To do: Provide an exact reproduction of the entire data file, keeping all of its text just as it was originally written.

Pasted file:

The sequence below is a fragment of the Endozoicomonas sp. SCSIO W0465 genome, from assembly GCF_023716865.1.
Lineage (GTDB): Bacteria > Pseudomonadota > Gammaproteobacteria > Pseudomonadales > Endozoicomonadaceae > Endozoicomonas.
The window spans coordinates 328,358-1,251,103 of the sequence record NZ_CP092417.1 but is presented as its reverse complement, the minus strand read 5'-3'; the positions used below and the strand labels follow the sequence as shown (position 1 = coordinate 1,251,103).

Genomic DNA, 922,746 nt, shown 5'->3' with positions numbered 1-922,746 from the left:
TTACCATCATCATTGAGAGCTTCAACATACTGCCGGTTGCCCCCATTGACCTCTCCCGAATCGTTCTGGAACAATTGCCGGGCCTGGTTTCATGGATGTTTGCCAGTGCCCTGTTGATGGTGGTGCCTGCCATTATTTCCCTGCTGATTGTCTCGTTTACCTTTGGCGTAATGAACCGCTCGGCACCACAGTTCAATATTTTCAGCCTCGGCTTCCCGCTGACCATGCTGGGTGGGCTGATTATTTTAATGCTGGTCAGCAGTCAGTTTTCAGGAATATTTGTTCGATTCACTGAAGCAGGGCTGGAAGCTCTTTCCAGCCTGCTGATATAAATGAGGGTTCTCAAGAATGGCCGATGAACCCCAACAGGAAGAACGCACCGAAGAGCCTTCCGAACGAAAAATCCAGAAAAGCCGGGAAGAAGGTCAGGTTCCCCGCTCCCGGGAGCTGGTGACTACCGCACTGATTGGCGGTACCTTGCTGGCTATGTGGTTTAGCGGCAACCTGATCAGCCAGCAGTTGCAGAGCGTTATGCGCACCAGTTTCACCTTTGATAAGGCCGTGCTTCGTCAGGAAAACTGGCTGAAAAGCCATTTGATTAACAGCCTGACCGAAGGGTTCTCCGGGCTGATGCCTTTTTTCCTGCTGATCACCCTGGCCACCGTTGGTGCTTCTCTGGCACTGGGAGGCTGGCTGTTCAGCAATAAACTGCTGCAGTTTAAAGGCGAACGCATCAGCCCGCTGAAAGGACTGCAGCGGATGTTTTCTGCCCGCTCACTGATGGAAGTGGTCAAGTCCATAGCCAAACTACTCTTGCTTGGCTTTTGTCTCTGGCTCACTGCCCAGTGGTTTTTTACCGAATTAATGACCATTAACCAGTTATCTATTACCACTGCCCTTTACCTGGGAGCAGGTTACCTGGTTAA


The sequence below is a fragment of the Endozoicomonas sp. SCSIO W0465 genome, from assembly GCF_023716865.1.
Lineage (GTDB): Bacteria > Pseudomonadota > Gammaproteobacteria > Pseudomonadales > Endozoicomonadaceae > Endozoicomonas.
The window spans coordinates 328,358-1,251,103 of the sequence record NZ_CP092417.1 but is presented as its reverse complement, the minus strand read 5'-3'; the positions used below and the strand labels follow the sequence as shown (position 1 = coordinate 1,251,103).

Genomic DNA, 922,746 nt, shown 5'->3' with positions numbered 1-922,746 from the left:
TTACCATCATCATTGAGAGCTTCAACATACTGCCGGTTGCCCCCATTGACCTCTCCCGAATCGTTCTGGAACAATTGCCGGGCCTGGTTTCATGGATGTTTGCCAGTGCCCTGTTGATGGTGGTGCCTGCCATTATTTCCCTGCTGATTGTCTCGTTTACCTTTGGCGTAATGAACCGCTCGGCACCACAGTTCAATATTTTCAGCCTCGGCTTCCCGCTGACCATGCTGGGTGGGCTGATTATTTTAATGCTGGTCAGCAGTCAGTTTTCAGGAATATTTGTTCGATTCACTGAAGCAGGGCTGGAAGCTCTTTCCAGCCTGCTGATATAAATGAGGGTTCTCAAGAATGGCCGATGAACCCCAACAGGAAGAACGCACCGAAGAGCCTTCCGAACGAAAAATCCAGAAAAGCCGGGAAGAAGGTCAGGTTCCCCGCTCCCGGGAGCTGGTGACTACCGCACTGATTGGCGGTACCTTGCTGGCTATGTGGTTTAGCGGCAACCTGATCAGCCAGCAGTTGCAGAGCGTTATGCGCACCAGTTTCACCTTTGATAAGGCCGTGCTTCGTCAGGAAAACTGGCTGAAAAGCCATTTGATTAACAGCCTGACCGAAGGGTTCTCCGGGCTGATGCCTTTTTTCCTGCTGATCACCCTGGCCACCGTTGGTGCTTCTCTGGCACTGGGAGGCTGGCTGTTCAGCAATAAACTGCTGCAGTTTAAAGGCGAACGCATCAGCCCGCTGAAAGGACTGCAGCGGATGTTTTCTGCCCGCTCACTGATGGAAGTGGTCAAGTCCATAGCCAAACTACTCTTGCTTGGCTTTTGTCTCTGGCTCACTGCCCAGTGGTTTTTTACCGAATTAATGACCATTAACCAGTTATCTATTACCACTGCCCTTTACCTGGGAGCAGGTTACCTGGTTAA